“Housing (to repeat) should be part of any homelessness program. But, by insisting that subsidized housing be provided to people experiencing homelessness without time limits or any requirements that individuals participate in wraparound services (such as mental illness clinical services and treatment, substance use disorder treatment, job training, and job retention programs), this approach has become a “housing only” solution in practice. 

“In essence, we have created an enormous federal homelessness assistance program which is functionally equivalent to HUD Section 8 Housing — but with no rules.”

— “The results have been disastrous. The dramatic shift in the trajectory of homelessness numbers correlates with the federal adoption of Housing First. Namely, unsheltered street homelessness rose by more than 20% even as subsidized housing vouchers went up more than 40%.”

—“California provides an alarming example of the failures of Housing First. In 2016, California enacted a law that required that every state dollar spent on homelessness be spent on Housing First programs. 

“From 2015 (the year before the new state policy) to 2019, unsheltered street-level homelessness in California rose 47.1% in just four years. 

“California now boasts almost half of America’s unsheltered street-level homeless population and nearly one in four of America’s overall homeless population, even though it contains only 12% of the U.S. population. Only this year did the state pass a ‘Care Court’ program that may —in a year or two — make it easier to get help for people with serious mental illness. Also, a recent settlement announcement by the L.A. Alliance for Human Rights commits L.A. County to more mental health and addiction treatment outreach and beds, not just housing.”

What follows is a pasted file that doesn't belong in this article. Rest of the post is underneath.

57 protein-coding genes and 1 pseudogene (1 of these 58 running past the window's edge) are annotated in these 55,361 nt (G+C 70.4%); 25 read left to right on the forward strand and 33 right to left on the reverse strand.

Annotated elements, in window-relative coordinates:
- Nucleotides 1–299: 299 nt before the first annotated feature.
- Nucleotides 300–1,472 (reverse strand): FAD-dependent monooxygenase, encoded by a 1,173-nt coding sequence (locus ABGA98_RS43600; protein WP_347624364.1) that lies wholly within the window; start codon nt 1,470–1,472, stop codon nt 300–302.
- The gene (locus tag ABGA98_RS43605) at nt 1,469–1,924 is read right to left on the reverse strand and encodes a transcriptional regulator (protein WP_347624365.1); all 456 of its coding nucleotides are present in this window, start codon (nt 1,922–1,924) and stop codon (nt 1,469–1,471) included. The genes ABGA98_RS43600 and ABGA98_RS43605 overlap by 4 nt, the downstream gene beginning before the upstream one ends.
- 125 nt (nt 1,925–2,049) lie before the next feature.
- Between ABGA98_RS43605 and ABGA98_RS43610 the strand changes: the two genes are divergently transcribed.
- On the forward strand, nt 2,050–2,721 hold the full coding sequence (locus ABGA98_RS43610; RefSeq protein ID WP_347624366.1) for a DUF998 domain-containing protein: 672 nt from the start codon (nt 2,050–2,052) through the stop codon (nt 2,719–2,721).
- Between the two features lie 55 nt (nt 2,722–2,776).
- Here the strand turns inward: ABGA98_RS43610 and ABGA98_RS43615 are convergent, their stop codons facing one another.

— “Advocates had claimed that shifting to a Housing First approach, with its massive increases in subsidized housing vouchers, would end homelessness in 10 years (i.e., by 2023!). The failure of their prediction is rooted in flawed assumptions about the nature of the crisis, especially the prevalence of untreated mental illness and drug use disorders within the homelessness community. 

“In their 2019 groundbreaking study, the California Policy Lab, a nonpartisan research institute based at the University of California, found that 78% of the unsheltered homelessness population reported having mental health conditions and 50% reported that their mental health conditions contributed to their loss of housing. Additionally, 75% of the unsheltered population reported substance abuse conditions, and 51% reported that the use of drugs or alcohol contributed to their loss of housing.”

 Andy Caldwell is the COLAB executive director and host of “The Andy Caldwell Show,” airing 3 to 5 p.m. weekdays on KZSB AM 1290, the News-Press radio station.

About Stephen Frank

Stephen Frank is the publisher and editor of California Political News and Views. He speaks all over California and appears as a guest on several radio shows each week. He has also served as a guest host on radio talk shows. He is a fulltime political consultant.